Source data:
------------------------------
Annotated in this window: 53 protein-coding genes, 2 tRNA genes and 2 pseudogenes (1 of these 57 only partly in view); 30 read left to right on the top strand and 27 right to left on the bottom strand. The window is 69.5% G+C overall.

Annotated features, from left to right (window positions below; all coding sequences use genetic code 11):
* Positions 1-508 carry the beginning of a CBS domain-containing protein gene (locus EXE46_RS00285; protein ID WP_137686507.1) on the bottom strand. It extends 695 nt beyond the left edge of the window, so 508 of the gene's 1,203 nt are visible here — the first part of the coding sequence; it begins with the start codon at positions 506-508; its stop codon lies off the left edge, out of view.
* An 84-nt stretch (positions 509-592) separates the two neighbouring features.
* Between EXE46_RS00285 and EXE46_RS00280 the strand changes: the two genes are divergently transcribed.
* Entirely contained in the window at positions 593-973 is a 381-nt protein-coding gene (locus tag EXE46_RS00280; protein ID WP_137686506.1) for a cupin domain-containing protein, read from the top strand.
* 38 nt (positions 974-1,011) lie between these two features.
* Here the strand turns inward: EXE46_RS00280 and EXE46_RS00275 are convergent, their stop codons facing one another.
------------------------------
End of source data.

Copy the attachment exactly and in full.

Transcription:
Annotated in this window: 53 protein-coding genes, 2 tRNA genes and 2 pseudogenes (1 of these 57 only partly in view); 30 read left to right on the top strand and 27 right to left on the bottom strand. The window is 69.5% G+C overall.

Annotated features, from left to right (window positions below; all coding sequences use genetic code 11):
* Positions 1-508 carry the beginning of a CBS domain-containing protein gene (locus EXE46_RS00285; protein ID WP_137686507.1) on the bottom strand. It extends 695 nt beyond the left edge of the window, so 508 of the gene's 1,203 nt are visible here — the first part of the coding sequence; it begins with the start codon at positions 506-508; its stop codon lies off the left edge, out of view.
* An 84-nt stretch (positions 509-592) separates the two neighbouring features.
* Between EXE46_RS00285 and EXE46_RS00280 the strand changes: the two genes are divergently transcribed.
* Entirely contained in the window at positions 593-973 is a 381-nt protein-coding gene (locus tag EXE46_RS00280; protein ID WP_137686506.1) for a cupin domain-containing protein, read from the top strand.
* 38 nt (positions 974-1,011) lie between these two features.
* Here the strand turns inward: EXE46_RS00280 and EXE46_RS00275 are convergent, their stop codons facing one another.